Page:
clothy10 November 2009 at 9:58pmPosts: 2484 (0 today)Status: offline
Going to start reading Unseen Academicals by Tery Pratchett as soon as I can get it away from my wife. :-] :-] :-]
clothy10 November 2009 at 9:59pmPosts: 2484 (0 today)Status: offline
Terry Pratchett even
tree mouse10 November 2009 at 10:05pmPosts: 1801 (0 today)Status: offline
Not another TP fan!
Duddy10 November 2009 at 10:07pmPosts: 5648 (0 today)Status: offline
Tree Mouse, I know 'A Winter Book' by Tove Jannson, a collection of short stories. Just to pick one story called Flotsam and Jetsam - it has a very remote, vague feel to it. I think that is partly the translation but partly the topic of the story. The atmosphere reminds me of the Wallander tv series. I don't know if you have read any Halldor Laxness or Peter Hoeg but there is the same disconnection - maybe a nordic quality in writing. Excuse me any Lunies from that part of the world. It is only my personal understanding, which may be faulty!!
Clothy - is that T Pratchett a new paperback then? I don't know it. Sounds as if there is a nod to football there! :-]
clothy10 November 2009 at 10:09pmPosts: 2484 (0 today)Status: offline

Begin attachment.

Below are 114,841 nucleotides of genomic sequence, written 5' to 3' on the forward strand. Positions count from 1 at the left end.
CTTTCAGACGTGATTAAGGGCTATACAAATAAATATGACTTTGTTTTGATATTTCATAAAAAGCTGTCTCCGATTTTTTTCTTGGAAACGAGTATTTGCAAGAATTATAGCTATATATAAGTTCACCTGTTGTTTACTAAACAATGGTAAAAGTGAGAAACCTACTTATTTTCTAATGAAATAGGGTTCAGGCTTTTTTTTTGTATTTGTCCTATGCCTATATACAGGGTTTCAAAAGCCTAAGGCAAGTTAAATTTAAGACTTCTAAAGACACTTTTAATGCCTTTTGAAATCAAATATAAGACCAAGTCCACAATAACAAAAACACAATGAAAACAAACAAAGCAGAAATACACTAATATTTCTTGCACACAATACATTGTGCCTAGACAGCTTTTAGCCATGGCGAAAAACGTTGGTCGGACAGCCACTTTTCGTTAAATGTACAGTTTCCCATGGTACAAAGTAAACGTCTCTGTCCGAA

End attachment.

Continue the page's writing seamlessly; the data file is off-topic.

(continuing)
Its his new hardback at the moment and yes TM another Pratchett fan
clothy10 November 2009 at 10:10pmPosts: 2484 (0 today)Status: offline
Definitely a nod towards football Duddy :-]
tree mouse10 November 2009 at 10:17pmPosts: 1801 (0 today)Status: offline
Yes Duddy, I've read Peter Hoegs'Miss Smilla's Feeling For Snow.' I know what you mean about the feeling of disconnection.
I havn't read Haldor Laxness.
clothy10 November 2009 at 10:21pmPosts: 2484 (0 today)Status: offline
Tree Mouse try Guards Guards
If you get a chance try and see the stage show I've seen it twice now and it's really quite funny. :-]
tree mouse10 November 2009 at 10:33pmPosts: 1801 (0 today)Status: offline
I think my son has that one, Clothy.
I'll root it out from under the piles of his Wargaming manuals.
nechesh10 November 2009 at 10:44pmPosts: 1111 (0 today)Status: offline